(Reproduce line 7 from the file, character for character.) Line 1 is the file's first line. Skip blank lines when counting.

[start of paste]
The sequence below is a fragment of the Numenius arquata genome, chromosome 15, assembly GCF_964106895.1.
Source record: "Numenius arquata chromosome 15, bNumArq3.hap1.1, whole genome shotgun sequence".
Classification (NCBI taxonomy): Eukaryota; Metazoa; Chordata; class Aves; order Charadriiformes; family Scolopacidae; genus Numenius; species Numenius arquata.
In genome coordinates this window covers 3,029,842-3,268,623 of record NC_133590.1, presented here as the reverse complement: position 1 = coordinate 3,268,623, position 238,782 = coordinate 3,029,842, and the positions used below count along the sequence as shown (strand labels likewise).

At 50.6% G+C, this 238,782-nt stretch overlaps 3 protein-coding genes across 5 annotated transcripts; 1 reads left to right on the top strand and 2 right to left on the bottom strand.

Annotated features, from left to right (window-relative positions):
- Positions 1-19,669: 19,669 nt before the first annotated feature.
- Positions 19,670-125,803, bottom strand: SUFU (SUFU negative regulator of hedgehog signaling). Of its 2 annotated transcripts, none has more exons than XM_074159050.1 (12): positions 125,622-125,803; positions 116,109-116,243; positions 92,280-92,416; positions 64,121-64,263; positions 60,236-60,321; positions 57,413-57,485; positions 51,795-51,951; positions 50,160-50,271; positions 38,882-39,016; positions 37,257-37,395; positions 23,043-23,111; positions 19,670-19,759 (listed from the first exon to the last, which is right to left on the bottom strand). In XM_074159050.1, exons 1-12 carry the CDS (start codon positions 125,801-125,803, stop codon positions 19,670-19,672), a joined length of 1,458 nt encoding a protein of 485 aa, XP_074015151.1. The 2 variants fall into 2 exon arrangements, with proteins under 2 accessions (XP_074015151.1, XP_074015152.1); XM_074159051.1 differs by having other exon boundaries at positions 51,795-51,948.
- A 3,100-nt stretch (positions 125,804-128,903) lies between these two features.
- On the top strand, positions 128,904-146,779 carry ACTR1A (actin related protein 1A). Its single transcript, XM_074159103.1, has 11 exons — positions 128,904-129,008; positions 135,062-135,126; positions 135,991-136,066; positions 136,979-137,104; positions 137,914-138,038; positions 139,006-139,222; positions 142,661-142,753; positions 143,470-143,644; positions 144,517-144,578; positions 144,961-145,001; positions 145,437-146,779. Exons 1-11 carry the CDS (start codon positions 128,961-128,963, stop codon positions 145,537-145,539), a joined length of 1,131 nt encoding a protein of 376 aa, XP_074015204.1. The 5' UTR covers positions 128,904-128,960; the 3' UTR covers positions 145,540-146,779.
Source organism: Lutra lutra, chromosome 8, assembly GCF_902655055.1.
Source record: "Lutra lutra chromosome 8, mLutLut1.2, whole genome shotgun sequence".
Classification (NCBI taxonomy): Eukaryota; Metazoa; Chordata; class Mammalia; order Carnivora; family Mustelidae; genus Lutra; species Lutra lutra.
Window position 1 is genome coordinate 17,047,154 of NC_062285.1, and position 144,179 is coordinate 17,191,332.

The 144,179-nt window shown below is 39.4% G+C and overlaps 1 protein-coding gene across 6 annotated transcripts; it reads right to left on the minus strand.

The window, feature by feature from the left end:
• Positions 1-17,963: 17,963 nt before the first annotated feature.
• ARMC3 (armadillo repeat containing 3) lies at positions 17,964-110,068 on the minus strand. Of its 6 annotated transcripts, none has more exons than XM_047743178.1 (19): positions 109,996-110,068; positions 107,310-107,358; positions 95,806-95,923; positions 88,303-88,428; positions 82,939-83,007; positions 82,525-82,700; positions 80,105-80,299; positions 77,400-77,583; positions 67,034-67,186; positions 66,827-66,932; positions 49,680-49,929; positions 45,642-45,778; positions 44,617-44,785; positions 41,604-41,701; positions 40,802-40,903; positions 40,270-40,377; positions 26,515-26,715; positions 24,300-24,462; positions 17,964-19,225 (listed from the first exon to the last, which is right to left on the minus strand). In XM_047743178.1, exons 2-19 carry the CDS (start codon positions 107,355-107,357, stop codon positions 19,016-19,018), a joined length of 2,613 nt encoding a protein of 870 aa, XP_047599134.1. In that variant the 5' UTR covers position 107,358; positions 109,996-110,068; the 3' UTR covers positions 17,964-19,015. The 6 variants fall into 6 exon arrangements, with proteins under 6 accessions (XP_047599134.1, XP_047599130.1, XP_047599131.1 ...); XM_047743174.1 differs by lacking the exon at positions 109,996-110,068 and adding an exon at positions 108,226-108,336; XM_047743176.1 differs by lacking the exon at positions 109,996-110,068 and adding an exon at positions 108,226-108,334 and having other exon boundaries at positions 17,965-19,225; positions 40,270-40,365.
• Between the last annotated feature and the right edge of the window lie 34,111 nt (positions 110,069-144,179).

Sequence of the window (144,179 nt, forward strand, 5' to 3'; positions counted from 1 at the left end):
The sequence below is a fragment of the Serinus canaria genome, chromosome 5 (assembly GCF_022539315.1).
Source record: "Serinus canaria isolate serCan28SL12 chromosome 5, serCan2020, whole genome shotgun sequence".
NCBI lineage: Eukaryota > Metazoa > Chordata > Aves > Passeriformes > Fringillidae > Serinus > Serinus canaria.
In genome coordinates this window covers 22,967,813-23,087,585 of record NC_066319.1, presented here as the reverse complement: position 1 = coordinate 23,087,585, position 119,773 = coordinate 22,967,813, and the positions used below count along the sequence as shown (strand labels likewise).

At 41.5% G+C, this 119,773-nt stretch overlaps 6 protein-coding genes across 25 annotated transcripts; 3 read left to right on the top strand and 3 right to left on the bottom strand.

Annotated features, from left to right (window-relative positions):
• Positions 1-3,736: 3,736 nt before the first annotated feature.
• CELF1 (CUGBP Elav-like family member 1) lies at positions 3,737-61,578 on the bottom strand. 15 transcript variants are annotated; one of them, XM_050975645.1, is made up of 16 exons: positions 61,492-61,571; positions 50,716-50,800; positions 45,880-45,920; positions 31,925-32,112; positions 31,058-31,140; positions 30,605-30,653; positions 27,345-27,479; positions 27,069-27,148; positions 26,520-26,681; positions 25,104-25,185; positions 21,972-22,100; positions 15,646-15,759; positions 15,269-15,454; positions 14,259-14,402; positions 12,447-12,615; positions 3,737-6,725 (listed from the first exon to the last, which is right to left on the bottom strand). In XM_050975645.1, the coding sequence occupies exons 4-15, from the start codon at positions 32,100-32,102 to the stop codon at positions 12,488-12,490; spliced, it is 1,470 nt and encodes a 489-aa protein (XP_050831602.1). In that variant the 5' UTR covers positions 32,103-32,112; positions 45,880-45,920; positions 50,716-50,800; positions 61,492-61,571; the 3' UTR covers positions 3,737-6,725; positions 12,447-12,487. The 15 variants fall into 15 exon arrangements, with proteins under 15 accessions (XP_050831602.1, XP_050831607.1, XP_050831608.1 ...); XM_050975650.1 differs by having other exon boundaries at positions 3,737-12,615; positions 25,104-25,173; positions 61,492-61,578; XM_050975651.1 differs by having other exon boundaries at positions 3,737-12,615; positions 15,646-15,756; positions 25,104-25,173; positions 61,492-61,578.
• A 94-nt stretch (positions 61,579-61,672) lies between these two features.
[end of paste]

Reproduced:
- Positions 1-19,669: 19,669 nt before the first annotated feature.